In the words of Mahatma Gandhi, ''There is a higher court than courts of justice and that is the court of conscience. It supersedes all other courts.''
Based on the assassination of Grand Duke Sergei Alexandrovich by Russian socialist-revolutionaries, Albert Camus's Les Justes enters this court with questing urgency. Relevant (despite being written in 1949) and intellectually dense, Camus imagines these radicalized citizens both before and after the violence and explores their motives, rationales and, ultimately, the constraints of conscience in the actions they choose to take or decline. Though the intellectually curious will not be shocked by Camus's frank consideration of what motivates extremism – whether ever justified or not – credit is very much due WSC Avant Bard for staging a piece that elevates the discussion well beyond the current sound bites.
(Photo by C. Stanley Photography)
Set in the round, with an evocatively sparse set and harsh lighting, director Jay Hardee very much suggests that this is a place in which arguments will be made and, ultimately, judgments delivered. And, as if pleading their respective cases, the characters expound on what drives and troubles them not only to each other, but also occasionally to the audience. The breaking of this invisible barrier is an unsettling reminder that extremism is closer than one might wish it to be, as is Hardees's choice to have the audience enter in what turns out to be the conspirator's door.
Opting not to cloud his ideas with the historical or personal details of his characters, Camus gives only as much detail as illustrates the urgency of the arguments, justifications, emotions and terrors that surround the window of opportunity of the planned act of violence. What emerges from this rarified arena as each conspirator stakes or pulls their claim to the cause, is the status of their conscience: Can they accept what they have given up for this cause? Can they accept what they will do for this cause? Though the dilemmas may be clear, the answers are not.
An ensemble production, and nicely adapted (and translated) by Rahaleh Nassri, much here is driven by the young and idealistic Yanek who embraces the cause, at least at first, with an ardor most young men save for their first love. When Dora, the only woman in the group, begins to offer him such earthly connection, it raises a question many ask in the aftermath of an act of terror: Did they love and, if so, how could they turn their back on such human joy? (This is a question also raised in Sebastian Faulks's poignantly observed novel A Week in December and is well worth a compare and contrast for students of the issue.)
As the driven Yanek, James T. Majewski exudes a fervent energy that, though it could have offered a tad more dimensionality, certainly suggests the recently adolescent stridency of the young. Yanek is not just an idealist, he is also a quite seriously insecure young man looking to prove himself and Majewski begins to capture the vulnerability fueling th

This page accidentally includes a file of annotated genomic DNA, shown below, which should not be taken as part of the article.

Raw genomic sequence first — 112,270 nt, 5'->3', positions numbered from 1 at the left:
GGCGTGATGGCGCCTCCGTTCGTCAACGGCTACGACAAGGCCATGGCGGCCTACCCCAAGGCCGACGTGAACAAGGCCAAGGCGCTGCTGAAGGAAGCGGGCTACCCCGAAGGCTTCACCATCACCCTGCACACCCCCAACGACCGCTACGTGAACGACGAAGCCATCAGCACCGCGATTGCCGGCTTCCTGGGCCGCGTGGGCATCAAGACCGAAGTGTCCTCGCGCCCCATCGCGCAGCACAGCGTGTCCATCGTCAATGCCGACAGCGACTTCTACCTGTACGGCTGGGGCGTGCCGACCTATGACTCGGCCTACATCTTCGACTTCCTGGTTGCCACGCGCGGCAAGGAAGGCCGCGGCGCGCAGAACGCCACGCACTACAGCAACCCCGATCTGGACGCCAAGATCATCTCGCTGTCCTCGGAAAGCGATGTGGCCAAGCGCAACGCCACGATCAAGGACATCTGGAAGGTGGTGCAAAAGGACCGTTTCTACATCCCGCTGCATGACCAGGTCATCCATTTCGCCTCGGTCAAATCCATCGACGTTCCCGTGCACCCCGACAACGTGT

Dora is perhaps Camus's most challenging character here moving as she does from defiant to wistful to strident and back again in a struggle to conquer her emotions and doubts. It's a hard internal logic to project, and though Nora Achrati gives her young woman much memorable presence and some strongly poignant moments, she cannot quite take her Dora through all of Camus's paces.
As the seasoned and most embittered of the group, the older Stepan has little time for Yanek's brand of idealism and their arguments repeatedly raise Camus's question as to whether morality can ever coexist with extremism. There is so much here – and indeed everywhere in this play -- to contemplate, it begs a second viewing or, at least a second reading.
An impressive figure with an appropriately neglected beard, John Stange brings a zealot's fervor to his Stepan. Feverish and unpredictable, he convincingly embodies the archetype and yet, in one vulnerable moment when he surrenders to Dora's healing embrace, he also gives us a believable man.
As group leader Annenkov, Frank Britton is a powerful cornerstone to the production and gives his man a nuanced gravitas. As always, the stage is a better place when he's on it.
In the smaller but key roles, Theo Hadjimicheal gives his wavering group-member Voinov lasting nuance and color, and Graham Pilato gives his official Skuratov a suitably charismatic authority. As the prisoner Foka, Brian Crane delivers Camus's dry humor perfect pitch and as the Grand Duchess, Karen Novack offers an appropriately unhinged urgency. Josh Speerstra, playing the guard, ate his onion well.
And thus, Camus and Avant Bard ask: What would you do? Enter the black box and see if you get your answer.